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What can airline travelers expect during the busy summer travel season?
Hopefully, not a repeat of the holiday travel season, says Transportation Secretary Pete Buttigieg.
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Thanksgiving 2022 through New Year’s Day 2023 was nothing short of a nightmare for airlines and passengers alike. A winter storm paralyzed the country, canceling and delaying almost 10,000 flights on Christmas Eve and Christmas Day alone. In addition, there was not enough personnel to meet the increased passenger loads in the aftermath of the pandemic, and coupled with the storms, air travel was grounded.
In an exclusive Zoom interview with AARP, Buttigieg says the airlines better be ready for the summer travel crush.
“The bottom line is any time an airline is accepting passenger’s money in exchange for a ticket, they have to be ready to back that ticket up and service the ticket that they are selling,” Buttigieg says. “That means having every part of their system ready to take care of that passenger: to have adequate staffing, good equipment and realistic schedules to back up that flight.”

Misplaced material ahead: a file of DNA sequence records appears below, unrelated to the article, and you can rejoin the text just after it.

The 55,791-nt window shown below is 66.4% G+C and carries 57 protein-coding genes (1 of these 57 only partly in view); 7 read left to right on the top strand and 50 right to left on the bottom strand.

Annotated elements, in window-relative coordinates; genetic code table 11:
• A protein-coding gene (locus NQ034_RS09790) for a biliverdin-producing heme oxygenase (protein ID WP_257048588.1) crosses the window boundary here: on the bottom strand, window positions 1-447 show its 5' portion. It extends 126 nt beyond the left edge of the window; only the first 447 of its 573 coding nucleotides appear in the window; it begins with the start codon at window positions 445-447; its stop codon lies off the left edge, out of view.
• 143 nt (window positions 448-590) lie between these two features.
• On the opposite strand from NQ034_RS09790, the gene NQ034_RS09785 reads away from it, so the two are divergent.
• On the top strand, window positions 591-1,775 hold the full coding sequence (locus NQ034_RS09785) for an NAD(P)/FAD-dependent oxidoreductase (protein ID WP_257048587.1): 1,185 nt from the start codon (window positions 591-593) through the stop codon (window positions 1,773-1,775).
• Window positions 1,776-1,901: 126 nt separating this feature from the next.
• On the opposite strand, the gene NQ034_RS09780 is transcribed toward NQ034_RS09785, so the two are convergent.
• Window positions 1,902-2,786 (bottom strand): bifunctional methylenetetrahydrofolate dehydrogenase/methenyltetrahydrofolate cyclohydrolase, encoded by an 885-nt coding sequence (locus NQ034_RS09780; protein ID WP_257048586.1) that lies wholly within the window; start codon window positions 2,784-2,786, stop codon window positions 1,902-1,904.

Southwest Airlines was criticized for not having adequate staffing and for using an archaic reservation system during the 2022 holiday season. Between Dec. 20 and Dec. 29, 2022, more than 16,700 Southwest flights were canceled, stranding 2 million travelers.
Reached for a comment about Southwest Airlines’ preparedness for the summer travel season, spokesperson Chris Perry referenced the airline’s travel disruption action plan.
“We’ve been very transparent about our response to December’s operational disruption, providing a press release outlining the highlights of our tactical action plan, as well as creating a customer-facing micro site that explains in further detail the work that was already underway and also planned to bolster our operations,” Perry says.
American Airlines, which canceled more than 450 flights shortly before Christmas, claimed that they handled the winter storm and the ensuing logjam of luggage and stranded passengers and crew efficiently, and that they’re prepared for the summer crush.
“We work very closely with the FAA [Federal Aviation Administration] and DOT and remain in constant communication about peak travel season,” says Ethan Klapper, a spokesperson for American Airlines.
When asked what American was doing to ensure smooth traveling this summer, Klapper pointed to a podcast produced internally for American Airlines employees, where Julie Rath, senior vice president of airport operations, boasted about the airline’s response to pre-Christmas travel snarls.